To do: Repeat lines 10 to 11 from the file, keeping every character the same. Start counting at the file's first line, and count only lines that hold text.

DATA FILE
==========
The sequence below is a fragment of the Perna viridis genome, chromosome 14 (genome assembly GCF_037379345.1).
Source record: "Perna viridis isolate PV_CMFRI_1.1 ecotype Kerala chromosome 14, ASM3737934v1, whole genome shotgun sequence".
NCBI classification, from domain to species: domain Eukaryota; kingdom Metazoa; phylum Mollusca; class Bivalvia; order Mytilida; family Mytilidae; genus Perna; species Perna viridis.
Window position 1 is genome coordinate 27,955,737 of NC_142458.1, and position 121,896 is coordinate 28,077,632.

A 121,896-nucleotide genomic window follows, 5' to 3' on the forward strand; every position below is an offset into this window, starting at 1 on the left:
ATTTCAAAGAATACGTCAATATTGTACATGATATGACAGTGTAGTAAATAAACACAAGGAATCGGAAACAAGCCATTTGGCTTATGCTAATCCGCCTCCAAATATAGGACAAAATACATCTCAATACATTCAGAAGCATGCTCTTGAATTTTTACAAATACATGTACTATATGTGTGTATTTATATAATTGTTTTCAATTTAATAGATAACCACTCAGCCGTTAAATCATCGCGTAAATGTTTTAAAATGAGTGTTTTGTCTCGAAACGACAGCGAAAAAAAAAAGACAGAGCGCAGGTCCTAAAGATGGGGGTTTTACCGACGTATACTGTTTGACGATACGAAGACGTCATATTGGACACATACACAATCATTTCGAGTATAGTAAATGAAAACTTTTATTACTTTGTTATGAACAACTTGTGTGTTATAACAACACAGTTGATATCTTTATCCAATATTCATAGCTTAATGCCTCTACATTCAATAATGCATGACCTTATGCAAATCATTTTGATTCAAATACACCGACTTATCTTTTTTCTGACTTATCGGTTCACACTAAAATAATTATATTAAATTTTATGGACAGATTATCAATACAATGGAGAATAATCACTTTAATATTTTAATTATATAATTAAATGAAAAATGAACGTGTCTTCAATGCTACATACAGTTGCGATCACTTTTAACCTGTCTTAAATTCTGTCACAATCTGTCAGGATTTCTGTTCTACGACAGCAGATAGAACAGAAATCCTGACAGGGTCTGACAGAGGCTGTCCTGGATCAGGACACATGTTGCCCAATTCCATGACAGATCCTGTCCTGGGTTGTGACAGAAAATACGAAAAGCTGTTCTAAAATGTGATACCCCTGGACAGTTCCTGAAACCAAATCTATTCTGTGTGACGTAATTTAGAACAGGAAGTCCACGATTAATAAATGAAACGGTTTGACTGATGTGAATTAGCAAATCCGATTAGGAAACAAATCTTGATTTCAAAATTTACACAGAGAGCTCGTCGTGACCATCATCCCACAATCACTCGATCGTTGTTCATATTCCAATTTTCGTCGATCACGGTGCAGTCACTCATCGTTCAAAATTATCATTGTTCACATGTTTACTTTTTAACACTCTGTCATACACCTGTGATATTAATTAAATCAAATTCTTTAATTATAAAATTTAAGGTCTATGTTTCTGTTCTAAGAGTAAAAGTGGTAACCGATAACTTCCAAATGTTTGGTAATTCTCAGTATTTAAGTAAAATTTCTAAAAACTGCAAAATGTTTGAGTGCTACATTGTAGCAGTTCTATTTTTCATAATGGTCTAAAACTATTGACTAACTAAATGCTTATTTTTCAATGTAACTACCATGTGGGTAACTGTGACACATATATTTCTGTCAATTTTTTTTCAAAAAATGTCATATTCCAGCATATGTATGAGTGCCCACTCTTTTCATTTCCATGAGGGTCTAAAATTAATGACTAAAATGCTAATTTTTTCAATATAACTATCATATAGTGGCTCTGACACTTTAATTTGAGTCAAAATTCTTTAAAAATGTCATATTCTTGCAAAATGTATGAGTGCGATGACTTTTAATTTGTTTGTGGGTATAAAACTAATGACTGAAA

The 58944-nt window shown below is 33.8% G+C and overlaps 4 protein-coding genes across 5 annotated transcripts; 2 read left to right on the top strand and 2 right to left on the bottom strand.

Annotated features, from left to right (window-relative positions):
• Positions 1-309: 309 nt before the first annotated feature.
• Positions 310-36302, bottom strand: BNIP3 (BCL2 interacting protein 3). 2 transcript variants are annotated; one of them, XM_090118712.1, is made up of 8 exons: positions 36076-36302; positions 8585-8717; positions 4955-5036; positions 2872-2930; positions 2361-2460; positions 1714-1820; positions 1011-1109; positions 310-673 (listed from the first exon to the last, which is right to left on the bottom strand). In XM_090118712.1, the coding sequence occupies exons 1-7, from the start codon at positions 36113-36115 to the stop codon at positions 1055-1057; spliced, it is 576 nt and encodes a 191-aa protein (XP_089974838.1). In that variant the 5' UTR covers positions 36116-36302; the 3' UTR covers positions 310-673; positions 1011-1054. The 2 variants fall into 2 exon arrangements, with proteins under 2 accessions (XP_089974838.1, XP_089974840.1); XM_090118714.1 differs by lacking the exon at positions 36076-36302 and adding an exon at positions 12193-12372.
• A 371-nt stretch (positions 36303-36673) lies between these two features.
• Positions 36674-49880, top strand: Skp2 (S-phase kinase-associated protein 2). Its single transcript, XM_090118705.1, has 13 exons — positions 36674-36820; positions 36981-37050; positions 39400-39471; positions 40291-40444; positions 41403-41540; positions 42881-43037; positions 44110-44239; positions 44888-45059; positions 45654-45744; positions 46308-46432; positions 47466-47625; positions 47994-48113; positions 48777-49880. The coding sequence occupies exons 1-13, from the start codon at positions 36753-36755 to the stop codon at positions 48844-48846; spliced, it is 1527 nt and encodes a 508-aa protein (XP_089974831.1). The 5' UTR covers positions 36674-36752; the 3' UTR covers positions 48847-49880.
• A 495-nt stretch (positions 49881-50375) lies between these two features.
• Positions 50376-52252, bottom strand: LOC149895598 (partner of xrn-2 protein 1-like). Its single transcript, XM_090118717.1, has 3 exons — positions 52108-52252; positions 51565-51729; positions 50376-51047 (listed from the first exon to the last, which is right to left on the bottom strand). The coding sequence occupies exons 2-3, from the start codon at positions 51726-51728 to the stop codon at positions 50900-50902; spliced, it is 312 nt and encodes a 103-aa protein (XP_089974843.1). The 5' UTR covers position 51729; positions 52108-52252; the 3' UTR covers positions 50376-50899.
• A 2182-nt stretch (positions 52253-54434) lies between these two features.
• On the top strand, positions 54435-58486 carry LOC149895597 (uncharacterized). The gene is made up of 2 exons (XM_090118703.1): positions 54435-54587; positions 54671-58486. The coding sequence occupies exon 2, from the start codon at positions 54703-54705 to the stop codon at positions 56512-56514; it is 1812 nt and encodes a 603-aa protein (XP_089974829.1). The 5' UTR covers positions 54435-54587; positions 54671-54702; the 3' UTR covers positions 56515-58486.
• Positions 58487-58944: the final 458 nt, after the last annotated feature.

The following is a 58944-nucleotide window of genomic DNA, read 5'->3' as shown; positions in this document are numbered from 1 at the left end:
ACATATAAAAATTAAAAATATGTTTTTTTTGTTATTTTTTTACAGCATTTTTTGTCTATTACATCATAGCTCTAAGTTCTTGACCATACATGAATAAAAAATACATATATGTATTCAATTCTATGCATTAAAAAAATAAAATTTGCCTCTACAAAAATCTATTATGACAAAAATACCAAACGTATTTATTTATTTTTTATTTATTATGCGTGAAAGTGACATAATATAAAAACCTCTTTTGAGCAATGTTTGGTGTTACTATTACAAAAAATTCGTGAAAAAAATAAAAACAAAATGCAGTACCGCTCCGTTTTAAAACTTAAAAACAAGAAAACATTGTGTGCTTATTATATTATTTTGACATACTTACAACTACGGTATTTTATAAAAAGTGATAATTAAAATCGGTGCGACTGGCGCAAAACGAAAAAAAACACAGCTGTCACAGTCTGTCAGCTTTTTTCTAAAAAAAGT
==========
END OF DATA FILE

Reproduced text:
• Positions 310-36302, bottom strand: BNIP3 (BCL2 interacting protein 3). 2 transcript variants are annotated; one of them, XM_090118712.1, is made up of 8 exons: positions 36076-36302; positions 8585-8717; positions 4955-5036; positions 2872-2930; positions 2361-2460; positions 1714-1820; positions 1011-1109; positions 310-673 (listed from the first exon to the last, which is right to left on the bottom strand). In XM_090118712.1, the coding sequence occupies exons 1-7, from the start codon at positions 36113-36115 to the stop codon at positions 1055-1057; spliced, it is 576 nt and encodes a 191-aa protein (XP_089974838.1). In that variant the 5' UTR covers positions 36116-36302; the 3' UTR covers positions 310-673; positions 1011-1054. The 2 variants fall into 2 exon arrangements, with proteins under 2 accessions (XP_089974838.1, XP_089974840.1); XM_090118714.1 differs by lacking the exon at positions 36076-36302 and adding an exon at positions 12193-12372.
• A 371-nt stretch (positions 36303-36673) lies between these two features.